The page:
Conference Contribution Details
Mandatory Fields
Tonra, Justin
BARS Romantic Identities Conference
“‘Masks of Refinement’: Pseudonymous and Public Personae in the Early Poetry of Thomas Moore”
School of Advanced Study, University of London, UK
Conference Paper
Optional Fields
This paper examines the role of pseudonymous writing in establishing the reputation and character of Thomas Moore (1779-1852) at the beginning of his career. The paper pays particular attention to his early writings and to the apparent contradiction that his pseudonymous publications created a persistent identity and reputation which Moore struggled to shake as his career progressed. Reviews of the pseudonymous 1801 volume The Poetical Works of the Late Thomas Little vilified its author as a corrupt and immoral influence, a characterisation which pursued Moore for many years, even after he had moved away from his early amatory poetry and made significant changes to the modes and genres of his writing.   Moore’s decisions to publish pseudonymous works are analysed in this paper, and I focus, in particular, on two aspects of Moore’s self-consciousness about poetic personae and their relation to the writer’s public persona. Firstly, I address a tactic that Moore often employed through his poetic personae: a metacritical function, by which the author seeks to undermine negative critical assessments of his work by anticipating and articulating them within the work itself. Secondly, I argue that one of the primary motivations evident in his writing as his career continued was a desire to overturn the reputation imposed upon him by certain criticisms of his early poetry. The paper concludes with an assertion that by imagining Moore’s death in his aborted duel with Francis Jeffrey in 1806, we can see how he achieved a degree of success in the latter objective.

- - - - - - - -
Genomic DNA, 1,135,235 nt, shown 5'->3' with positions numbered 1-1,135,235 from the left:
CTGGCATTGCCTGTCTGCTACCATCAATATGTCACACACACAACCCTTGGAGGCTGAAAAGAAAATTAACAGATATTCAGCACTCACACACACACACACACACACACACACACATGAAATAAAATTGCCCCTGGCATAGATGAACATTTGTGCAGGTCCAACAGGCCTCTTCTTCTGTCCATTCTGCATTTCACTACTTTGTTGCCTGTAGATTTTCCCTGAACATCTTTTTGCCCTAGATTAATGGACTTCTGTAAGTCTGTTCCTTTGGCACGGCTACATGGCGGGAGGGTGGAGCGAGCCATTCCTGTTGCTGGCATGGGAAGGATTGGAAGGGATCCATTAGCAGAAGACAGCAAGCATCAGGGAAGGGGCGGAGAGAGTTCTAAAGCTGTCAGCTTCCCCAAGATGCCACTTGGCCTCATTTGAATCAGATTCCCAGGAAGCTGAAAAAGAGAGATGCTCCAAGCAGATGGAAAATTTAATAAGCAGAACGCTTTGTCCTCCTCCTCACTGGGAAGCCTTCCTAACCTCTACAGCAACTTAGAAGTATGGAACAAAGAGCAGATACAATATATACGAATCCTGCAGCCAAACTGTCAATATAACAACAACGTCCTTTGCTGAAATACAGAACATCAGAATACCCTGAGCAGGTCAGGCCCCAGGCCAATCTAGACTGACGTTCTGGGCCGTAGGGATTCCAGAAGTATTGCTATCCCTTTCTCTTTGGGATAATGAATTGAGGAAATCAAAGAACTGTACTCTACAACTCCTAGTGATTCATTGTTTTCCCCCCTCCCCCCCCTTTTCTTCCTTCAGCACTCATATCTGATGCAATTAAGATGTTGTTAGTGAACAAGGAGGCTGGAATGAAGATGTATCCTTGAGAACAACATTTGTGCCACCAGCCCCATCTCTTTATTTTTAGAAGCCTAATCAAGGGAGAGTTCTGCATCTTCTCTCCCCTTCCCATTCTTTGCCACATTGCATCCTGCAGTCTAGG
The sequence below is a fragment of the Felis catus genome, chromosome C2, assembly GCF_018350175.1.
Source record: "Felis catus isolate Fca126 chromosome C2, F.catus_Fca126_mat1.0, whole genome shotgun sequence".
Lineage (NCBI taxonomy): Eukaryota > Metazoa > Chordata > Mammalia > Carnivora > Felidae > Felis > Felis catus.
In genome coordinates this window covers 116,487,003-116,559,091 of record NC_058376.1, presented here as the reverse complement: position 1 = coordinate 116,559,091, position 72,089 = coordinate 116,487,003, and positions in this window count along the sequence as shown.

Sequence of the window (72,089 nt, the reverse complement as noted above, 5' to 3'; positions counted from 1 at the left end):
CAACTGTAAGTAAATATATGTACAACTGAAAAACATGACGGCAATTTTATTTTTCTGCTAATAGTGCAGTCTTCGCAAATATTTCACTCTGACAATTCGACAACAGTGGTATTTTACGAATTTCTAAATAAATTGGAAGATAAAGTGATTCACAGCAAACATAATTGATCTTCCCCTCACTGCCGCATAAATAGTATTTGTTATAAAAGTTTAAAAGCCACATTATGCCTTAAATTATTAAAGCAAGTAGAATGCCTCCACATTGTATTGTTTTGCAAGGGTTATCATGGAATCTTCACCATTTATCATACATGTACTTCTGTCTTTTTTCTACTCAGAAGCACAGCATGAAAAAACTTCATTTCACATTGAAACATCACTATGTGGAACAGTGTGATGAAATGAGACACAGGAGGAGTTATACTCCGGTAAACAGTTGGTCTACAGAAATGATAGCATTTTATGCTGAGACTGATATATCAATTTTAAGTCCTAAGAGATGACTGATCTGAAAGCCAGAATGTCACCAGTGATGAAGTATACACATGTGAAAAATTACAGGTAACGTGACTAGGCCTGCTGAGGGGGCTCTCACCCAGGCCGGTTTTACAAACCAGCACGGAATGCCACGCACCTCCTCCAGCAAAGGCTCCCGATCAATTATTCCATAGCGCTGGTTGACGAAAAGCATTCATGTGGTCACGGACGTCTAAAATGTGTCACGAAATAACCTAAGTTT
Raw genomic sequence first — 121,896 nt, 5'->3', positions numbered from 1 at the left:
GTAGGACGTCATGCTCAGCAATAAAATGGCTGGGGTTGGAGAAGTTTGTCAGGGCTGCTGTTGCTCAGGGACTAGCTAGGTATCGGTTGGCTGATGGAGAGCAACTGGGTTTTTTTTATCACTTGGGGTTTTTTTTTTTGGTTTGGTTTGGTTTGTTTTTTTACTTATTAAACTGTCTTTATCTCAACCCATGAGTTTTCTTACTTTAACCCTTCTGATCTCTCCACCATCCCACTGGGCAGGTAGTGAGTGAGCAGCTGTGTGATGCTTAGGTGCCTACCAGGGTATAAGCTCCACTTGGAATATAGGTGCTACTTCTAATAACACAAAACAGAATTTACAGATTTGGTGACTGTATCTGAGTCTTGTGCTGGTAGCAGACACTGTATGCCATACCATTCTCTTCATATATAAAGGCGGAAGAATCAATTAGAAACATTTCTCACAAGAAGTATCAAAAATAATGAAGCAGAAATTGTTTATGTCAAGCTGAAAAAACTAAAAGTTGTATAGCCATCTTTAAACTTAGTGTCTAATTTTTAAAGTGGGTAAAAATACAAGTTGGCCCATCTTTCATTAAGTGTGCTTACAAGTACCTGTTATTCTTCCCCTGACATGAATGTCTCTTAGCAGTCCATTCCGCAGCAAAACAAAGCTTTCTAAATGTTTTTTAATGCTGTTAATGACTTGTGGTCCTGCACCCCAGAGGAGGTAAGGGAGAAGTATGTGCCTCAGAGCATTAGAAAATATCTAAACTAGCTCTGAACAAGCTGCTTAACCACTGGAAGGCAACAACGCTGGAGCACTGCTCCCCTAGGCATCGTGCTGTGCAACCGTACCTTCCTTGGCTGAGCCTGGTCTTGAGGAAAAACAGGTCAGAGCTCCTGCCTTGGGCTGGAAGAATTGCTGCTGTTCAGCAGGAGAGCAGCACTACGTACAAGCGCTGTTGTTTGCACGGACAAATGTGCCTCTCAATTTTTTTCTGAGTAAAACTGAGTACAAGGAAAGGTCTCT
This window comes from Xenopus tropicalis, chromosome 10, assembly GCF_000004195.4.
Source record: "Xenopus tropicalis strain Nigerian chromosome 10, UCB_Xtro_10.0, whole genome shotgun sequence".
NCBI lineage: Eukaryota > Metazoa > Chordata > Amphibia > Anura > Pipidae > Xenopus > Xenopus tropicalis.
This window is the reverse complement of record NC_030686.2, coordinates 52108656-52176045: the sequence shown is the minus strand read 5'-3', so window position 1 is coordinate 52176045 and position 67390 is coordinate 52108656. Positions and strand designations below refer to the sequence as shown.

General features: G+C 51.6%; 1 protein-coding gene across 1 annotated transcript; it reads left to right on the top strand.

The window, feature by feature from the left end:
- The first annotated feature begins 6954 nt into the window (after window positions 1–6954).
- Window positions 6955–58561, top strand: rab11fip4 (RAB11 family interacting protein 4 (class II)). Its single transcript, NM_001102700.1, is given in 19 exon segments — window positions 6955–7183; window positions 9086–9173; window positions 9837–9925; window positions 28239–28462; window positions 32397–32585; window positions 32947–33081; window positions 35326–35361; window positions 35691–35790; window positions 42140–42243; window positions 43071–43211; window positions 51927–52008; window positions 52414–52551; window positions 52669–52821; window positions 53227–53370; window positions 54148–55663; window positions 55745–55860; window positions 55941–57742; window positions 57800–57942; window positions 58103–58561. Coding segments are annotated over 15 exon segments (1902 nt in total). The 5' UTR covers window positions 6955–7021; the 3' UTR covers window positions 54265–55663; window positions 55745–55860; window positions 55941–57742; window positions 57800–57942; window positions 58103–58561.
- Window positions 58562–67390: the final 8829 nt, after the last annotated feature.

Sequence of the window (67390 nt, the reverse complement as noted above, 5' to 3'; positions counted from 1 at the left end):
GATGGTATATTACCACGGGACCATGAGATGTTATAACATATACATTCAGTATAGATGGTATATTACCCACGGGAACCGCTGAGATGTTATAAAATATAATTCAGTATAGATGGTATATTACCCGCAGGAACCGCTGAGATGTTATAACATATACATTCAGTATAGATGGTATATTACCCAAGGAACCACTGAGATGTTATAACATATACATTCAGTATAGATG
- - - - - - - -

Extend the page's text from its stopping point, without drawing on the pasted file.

Publication Themes